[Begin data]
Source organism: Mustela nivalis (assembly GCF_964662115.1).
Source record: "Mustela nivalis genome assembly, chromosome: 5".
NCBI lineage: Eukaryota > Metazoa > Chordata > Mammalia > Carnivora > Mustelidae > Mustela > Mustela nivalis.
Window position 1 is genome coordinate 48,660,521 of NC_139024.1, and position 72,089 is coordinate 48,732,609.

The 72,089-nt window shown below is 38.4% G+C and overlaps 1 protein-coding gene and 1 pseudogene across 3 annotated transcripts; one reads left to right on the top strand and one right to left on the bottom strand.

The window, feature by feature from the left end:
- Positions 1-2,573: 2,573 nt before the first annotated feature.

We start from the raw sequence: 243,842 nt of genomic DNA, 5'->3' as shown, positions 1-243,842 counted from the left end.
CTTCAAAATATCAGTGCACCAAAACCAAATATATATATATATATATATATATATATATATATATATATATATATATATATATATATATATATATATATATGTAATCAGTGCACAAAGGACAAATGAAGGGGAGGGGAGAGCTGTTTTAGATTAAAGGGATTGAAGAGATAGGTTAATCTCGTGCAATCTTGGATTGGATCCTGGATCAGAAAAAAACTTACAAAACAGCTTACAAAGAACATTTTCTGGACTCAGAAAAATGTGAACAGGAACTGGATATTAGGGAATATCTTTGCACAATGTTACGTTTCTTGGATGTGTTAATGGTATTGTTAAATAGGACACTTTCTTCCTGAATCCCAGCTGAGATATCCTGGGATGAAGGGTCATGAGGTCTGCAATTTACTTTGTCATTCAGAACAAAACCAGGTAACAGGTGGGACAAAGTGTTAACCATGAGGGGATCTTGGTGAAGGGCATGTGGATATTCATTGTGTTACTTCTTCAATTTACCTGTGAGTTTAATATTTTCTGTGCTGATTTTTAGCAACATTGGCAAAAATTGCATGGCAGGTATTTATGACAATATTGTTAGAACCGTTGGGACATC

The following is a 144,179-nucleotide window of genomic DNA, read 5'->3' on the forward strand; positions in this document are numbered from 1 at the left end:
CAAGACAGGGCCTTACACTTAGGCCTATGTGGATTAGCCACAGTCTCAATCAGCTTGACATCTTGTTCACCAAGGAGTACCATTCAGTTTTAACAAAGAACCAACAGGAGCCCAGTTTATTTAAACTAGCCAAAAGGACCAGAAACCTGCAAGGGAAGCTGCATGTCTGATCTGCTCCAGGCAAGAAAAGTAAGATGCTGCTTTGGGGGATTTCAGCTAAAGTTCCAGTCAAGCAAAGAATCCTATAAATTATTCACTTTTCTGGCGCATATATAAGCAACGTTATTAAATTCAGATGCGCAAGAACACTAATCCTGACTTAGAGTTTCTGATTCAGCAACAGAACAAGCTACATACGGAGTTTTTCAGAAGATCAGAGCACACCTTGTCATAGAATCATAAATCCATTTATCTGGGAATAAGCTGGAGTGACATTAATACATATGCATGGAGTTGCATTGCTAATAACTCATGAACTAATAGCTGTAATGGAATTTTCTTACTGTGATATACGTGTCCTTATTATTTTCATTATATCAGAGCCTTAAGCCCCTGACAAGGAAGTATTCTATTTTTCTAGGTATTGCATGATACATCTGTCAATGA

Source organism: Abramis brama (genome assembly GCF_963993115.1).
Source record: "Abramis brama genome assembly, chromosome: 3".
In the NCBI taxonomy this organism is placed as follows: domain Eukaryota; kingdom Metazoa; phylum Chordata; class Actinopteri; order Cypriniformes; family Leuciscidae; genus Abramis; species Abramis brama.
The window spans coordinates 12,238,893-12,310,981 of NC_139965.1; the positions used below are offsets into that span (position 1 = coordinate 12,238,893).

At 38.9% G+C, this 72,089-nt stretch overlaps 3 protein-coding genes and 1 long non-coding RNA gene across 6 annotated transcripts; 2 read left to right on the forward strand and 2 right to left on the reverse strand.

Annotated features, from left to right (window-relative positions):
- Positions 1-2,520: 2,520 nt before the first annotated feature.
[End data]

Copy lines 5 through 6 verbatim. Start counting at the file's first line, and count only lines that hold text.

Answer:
The 72,089-nt window shown below is 38.4% G+C and overlaps 1 protein-coding gene and 1 pseudogene across 3 annotated transcripts; one reads left to right on the top strand and one right to left on the bottom strand.

The window, feature by feature from the left end: